Film Score: 7.5/10

The first Guardians of the Galaxy ended with Peter Quill, aka Starlord (Chris Pratt), asking his cohorts, “What should we do next? Something good? Something bad? A bit of both?” They settle on the latter, and that’s exactly what Guardians of the Galaxy, Vol. 2 delivers: a bit of both good and bad. James Gunn returns to write and direct the second installment of the franchise and though he doesn’t hit every mark, he and his team hit enough of them to make the film a success.

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When we rejoin Quill and Co., they’ve channeled their galaxy-saving experience into becoming guns for hire. Their skills on put to the test against a tentacled, sharp-toothed monster while the opening credits roll and “Mr. Blue Sky” by Electric Light Orchestra plays in the background. They receive the fugitive Nebula (Karen Gillan) as payment from their employer, a race of conceited, golden humanoids called the Sovereign. The Guardians leave with the crazy daughter of Thanos in tow, but not before Rocket (voiced by Bradley Cooper) steals from the golden gits. They only escape the Sovereign’s wrath with help from a mysterious man who reveals himself to be Ego (Kurt Russell), Quill’s long-lost father. Of course, no one truly trusts this man, but as Gamora (Zoe Saldana) so aptly puts it, “If he turns out to be evil we’ll just kill him.” So Quill, Gamora, and Drax (Dave Bautista) go with Ego and his companion Mantis (Pom Klementieff) to learn more about Quill’s past. Rocket, Baby Groot (voiced by Vin Diesel), stay behind, only to get captured by Quill’s old Ravager crew and wrapped up in a mutiny against Yondu that’s been brewing ever since he agreed to first transport cargo for Ego.

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The story all boils down to family and how our relationships shape who we are, so much more than genetics ever could. The plot wants Quill and Ego to be the central relationship, but it’s actually the weakest of GOTG Vol. 2. At one point the two men play catch, and though I realize there’s meant to be a level of cheesiness, the scene steps into the realm of plain awkward. Pratt tries to infuse the father-son moments with his usual charisma, but because the camera is forced to bounce between the split groups of characters, he never has time to really inhabit the scene. The same could be said of Russell, whose lackluster Ego seems to be more a fault of the writing than of the actor. He’s saddled with all the exposition, his lines accompanied by porcelain shapeshifting statues whose sole purpose is to give the audience something to look at while he talks.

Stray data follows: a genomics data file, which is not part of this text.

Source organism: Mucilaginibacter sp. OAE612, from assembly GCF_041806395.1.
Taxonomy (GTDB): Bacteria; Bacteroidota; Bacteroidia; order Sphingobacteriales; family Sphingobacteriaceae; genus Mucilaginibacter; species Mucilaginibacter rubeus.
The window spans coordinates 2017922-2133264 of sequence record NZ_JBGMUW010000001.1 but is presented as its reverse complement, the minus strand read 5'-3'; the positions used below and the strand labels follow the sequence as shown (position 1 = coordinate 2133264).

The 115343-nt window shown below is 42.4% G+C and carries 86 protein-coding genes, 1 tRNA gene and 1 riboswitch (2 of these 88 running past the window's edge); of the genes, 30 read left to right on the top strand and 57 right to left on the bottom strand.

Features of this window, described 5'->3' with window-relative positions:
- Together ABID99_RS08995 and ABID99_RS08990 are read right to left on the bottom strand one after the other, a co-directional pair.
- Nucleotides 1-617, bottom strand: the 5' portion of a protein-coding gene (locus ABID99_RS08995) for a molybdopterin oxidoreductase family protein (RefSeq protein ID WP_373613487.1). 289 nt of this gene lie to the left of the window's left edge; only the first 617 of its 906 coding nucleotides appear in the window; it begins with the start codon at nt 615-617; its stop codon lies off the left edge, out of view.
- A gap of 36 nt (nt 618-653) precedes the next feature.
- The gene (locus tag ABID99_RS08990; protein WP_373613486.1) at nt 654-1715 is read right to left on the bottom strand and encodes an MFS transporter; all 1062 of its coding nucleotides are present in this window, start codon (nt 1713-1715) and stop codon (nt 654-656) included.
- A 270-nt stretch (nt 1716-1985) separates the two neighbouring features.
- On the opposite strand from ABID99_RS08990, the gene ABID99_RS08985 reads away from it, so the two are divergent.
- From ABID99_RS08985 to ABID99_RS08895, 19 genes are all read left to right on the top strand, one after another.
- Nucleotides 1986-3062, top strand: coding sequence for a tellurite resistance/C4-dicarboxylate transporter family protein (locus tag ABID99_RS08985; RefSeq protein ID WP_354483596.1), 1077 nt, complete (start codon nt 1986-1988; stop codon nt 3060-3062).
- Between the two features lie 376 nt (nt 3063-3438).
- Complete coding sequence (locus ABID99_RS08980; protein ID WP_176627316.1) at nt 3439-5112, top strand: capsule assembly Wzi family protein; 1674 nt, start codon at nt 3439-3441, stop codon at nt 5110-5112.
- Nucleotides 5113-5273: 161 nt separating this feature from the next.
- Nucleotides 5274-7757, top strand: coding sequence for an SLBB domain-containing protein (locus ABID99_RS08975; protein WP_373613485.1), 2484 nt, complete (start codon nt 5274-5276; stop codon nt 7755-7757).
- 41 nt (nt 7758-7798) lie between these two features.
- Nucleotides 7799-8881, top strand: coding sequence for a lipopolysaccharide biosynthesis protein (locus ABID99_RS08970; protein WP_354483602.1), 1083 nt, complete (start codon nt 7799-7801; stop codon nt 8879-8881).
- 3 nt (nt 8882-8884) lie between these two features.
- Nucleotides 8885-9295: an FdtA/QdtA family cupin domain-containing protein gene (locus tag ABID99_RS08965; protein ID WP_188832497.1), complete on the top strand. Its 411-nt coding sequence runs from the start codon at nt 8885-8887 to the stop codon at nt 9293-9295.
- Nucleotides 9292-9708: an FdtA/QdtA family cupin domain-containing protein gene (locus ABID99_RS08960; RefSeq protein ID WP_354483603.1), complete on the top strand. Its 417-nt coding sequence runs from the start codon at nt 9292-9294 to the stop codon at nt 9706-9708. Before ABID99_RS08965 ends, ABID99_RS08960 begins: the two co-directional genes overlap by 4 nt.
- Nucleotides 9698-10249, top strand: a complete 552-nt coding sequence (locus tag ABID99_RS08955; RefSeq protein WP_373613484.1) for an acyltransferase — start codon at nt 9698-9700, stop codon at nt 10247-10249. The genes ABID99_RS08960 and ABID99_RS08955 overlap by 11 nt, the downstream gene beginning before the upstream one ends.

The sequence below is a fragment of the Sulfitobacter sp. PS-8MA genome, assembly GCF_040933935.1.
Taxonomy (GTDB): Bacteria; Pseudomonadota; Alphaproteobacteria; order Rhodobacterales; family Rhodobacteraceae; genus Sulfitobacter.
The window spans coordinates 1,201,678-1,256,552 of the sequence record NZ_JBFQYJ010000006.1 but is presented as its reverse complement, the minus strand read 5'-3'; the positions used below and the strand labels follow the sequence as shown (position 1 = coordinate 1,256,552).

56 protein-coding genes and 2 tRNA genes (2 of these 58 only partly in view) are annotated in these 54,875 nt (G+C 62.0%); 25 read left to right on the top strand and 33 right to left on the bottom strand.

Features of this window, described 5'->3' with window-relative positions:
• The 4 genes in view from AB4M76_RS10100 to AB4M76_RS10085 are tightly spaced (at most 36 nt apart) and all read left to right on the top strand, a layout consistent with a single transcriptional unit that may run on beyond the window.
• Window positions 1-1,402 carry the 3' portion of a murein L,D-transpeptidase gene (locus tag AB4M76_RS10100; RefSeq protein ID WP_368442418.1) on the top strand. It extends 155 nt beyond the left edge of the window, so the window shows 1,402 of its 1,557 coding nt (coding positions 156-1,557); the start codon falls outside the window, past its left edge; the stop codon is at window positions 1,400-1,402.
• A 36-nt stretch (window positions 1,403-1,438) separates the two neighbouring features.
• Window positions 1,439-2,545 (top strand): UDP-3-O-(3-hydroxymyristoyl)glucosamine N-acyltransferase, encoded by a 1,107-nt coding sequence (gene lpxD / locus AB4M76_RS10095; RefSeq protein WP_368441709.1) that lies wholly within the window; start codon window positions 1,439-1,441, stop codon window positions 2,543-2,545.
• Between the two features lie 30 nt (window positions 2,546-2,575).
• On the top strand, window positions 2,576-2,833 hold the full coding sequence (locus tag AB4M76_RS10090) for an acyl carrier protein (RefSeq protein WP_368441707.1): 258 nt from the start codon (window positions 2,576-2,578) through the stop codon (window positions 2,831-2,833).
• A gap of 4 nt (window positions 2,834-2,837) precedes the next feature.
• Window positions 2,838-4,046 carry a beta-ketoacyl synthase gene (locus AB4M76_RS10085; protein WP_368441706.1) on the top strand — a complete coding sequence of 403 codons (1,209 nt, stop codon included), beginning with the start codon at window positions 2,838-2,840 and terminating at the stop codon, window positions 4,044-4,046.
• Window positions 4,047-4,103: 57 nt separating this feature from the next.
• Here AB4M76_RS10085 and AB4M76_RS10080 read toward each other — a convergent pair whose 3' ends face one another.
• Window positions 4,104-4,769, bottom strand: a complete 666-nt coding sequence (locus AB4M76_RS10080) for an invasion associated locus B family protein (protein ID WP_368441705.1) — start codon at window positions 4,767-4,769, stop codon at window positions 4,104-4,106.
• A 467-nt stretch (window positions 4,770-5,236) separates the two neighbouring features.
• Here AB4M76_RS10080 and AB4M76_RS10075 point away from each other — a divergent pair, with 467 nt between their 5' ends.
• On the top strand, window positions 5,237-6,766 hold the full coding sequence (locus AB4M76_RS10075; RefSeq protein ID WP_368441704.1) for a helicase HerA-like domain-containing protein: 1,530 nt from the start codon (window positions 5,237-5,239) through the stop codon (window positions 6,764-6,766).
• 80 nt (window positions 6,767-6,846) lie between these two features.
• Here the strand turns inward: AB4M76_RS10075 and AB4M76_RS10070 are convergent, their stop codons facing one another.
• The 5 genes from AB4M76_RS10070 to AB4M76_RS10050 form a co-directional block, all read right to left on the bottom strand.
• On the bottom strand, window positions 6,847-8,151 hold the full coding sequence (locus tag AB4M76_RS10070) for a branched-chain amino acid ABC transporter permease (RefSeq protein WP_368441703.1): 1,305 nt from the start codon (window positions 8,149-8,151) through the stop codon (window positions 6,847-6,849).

Yes, the plot is driven by the bond between Quill and Ego, but it’s the secondary characters who shine in this sequel, and the energy they put into their roles helps elevate the other performances when they falter. GDP3200_CMP_v009.1246.JPGBautista and Klementieff, especially, embrace their characters’ social miscues in order to deliver standout performances and some of the best interactions of the entire film. Michael Rooker gets plenty of material to expand his turn as Yondu Undonta, the Ravager that raised Quill, and he doesn’t waste it, running the gamut of emotion from smug to remorseful with ease. He also finds a kindred soul in Rocket, revealing more about the both of them and the poor decisions they’ve made. Nebula, who was my least favorite character in the original GOTG, is finally given space to properly channel her emotional intensity and psychotic rage and it works to much better effect. But if any character deserves a commendation, it’s Baby Groot. I don’t care if it was a marketing ploy or not, but he stole the show. Every. Single. Time. I’m sure some adults will think his presence overdone, but he’s “too adorable to kill.” I found Groot to be just pure, innocent fun.groot

Which is ultimately what makes GOTG Vol 2. a success. Nothing is taken too seriously and it’s all done in good fun. The result is a creative space ideal for instances of brilliance. Nothing quite on the level of Quill’s dance-off from the first film, but close. Rocket’s contraptions are a joy to watch in action, as is a moment of hand-to-hand combat where he proves he’s more than his toys. Everything about Yondu and Rocket’s escape from the mutinous Ravagers is fantastic, as is the song choice of “Come a Little Bit Closer” by Jay & the Americans. But above all, what continues to stick with me is the moment Quill is handed a Zune.

I remember the first mp3 player I ever bought was a Zune. The product turned out to be an unsuccessful attempt by Microsoft to compete against the Apple iPod, but I loved it all the same. So seeing Quill’s eyes light up at the publically ridiculed product, I about lost my mind. It was perfect. Sure, it may have been a tongue-in-cheek decision by writer/director James Gunn; he’s always been a bit unorthodox with his decisions for the GOTG. But it represents everything I love about the franchise: wholesome, unadulterated fun, despite its flaws.